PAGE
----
Saturday, August 25, 2007

A moment with Justine

We were discussing Ezra Pound that summer afternoon, just a few weeks ago, my partner and I and some customers, when the people ran in the door in a rush of confusion and shouting. Call the police! Violence! Craziness!

My instinct in these situations is always the same--to rush out, to see for myself, to see what can be done. And this is what I did.

By then the action was right in front of my bookstore anyway, in what we term our violence free, drug free, peaceful zone--"hey, do what you like, but not here, guys, okay?" The wild eyed blonde was grappling with the sweet checker from the market down the street. My partner had come out behind me. He pulled the checker away, and she ran back to work. I laid my hands on the wild girl's shoulders. She'd been screaming a lot, and as she whirled to face me she screamed "I want to die, no one cares about me!"

I do, I said, and used her name. I care about you. And she started to sob as I held her , there on the sidewalk, the crowds around. Oh baby, I said, I know it is hard, it is so hard. But I care.

We got her into the shop, and I had her sit down and have a cup of water as my partner called 911. She was shakey, she was on some drug trip or another, she'd just been left by her current male friends who'd driven away laughing, and she'd exploded into that whirlwind of anger and grief.

We'd hoped to get some medical attention for her, but of course it was the police who came instead. I helped her to the door, I earnestly asked the officers--please, please, will you see that she gets some medical attention.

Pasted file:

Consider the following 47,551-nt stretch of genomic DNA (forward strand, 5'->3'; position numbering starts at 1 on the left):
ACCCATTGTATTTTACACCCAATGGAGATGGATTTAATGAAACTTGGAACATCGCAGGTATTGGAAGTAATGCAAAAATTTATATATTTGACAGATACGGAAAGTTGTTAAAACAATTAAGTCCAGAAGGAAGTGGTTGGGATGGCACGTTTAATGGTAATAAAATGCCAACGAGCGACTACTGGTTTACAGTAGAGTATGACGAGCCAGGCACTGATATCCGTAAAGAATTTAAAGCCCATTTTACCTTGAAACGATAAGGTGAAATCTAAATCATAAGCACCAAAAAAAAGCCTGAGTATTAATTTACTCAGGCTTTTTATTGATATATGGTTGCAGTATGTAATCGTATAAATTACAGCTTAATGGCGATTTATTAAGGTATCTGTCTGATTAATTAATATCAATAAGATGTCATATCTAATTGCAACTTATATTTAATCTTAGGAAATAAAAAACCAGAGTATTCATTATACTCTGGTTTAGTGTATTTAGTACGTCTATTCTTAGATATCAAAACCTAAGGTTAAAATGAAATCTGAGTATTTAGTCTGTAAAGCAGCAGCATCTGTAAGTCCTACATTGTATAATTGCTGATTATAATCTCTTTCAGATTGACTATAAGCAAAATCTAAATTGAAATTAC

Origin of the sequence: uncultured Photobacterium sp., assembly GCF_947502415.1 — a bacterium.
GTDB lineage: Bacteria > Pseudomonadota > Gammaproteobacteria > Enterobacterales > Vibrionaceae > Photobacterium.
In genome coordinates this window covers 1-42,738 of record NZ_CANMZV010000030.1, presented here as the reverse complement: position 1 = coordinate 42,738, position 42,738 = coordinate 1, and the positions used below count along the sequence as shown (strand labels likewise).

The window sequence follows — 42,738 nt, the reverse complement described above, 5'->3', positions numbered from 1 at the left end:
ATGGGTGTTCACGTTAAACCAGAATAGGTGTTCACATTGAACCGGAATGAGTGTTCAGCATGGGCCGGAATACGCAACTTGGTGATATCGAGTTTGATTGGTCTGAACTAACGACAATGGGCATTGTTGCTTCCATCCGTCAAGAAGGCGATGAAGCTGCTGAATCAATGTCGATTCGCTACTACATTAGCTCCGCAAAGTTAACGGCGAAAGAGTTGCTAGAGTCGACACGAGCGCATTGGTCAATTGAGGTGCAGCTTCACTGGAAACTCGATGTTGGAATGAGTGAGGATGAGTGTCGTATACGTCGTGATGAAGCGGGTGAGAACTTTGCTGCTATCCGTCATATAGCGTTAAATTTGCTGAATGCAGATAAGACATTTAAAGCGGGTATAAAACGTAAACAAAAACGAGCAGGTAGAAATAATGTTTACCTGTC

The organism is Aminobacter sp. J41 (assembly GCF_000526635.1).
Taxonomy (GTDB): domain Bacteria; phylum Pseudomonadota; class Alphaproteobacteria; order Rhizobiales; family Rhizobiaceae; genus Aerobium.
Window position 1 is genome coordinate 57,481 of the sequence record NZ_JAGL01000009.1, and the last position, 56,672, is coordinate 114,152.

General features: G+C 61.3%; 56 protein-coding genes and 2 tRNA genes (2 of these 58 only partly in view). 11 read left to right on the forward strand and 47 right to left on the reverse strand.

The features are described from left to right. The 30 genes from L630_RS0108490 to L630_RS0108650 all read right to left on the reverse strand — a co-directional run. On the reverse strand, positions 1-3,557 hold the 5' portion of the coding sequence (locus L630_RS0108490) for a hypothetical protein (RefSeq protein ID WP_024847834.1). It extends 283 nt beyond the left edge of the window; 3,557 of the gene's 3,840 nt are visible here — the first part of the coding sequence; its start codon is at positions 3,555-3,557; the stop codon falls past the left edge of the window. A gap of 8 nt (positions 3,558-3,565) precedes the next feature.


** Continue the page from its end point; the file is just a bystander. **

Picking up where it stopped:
They told me about the check in process at the county jail, where...well, I've had a number of my friends from the street die. I wasn't too impressed. It showed on my face, yeah, you bet it showed.

How do you know this woman? asked the cop. Are you her mother? I was tempted to claim her as one of my own, but I knew that would certainly complicate I introduced myself to the officer and commented that I hadn't met him before.

Of course you know me, said he, I've been in the newspapers.

They cuffed her and drove her north. She never saw a psychiatrist. She never saw a doctor. At 3 in the morning she was released, because no one was pressing charges.

And today she's in the field again, a bit dazed, smiling. "oh, I'm trying so hard to be good" she tells me, and says, yes, she had something to eat today.

She grew up here, child of an old family. Pretty girl, with her bright blue eyes and lovely body and her bright gold hair, though she cut her hair off today. She's been raped, sometimes by those she's trusted. She's been hurt in a hundred ways. Her brother killed himself a couple years ago, and she was there.

She has the soft trembling mouth of a four year old, and a mind that is perhaps stopped at about age 10. For months I've talked with her, as she's wandered through. For months I've tried to watch over her just a bit.

And the other day the governor of my state cut all the funds for mental health services to the homeless.

"oh, I'm trying so hard to be good. Won't anyone help me?" How do I answer those blue eyes?

Labels: , , ,


Blogger David said...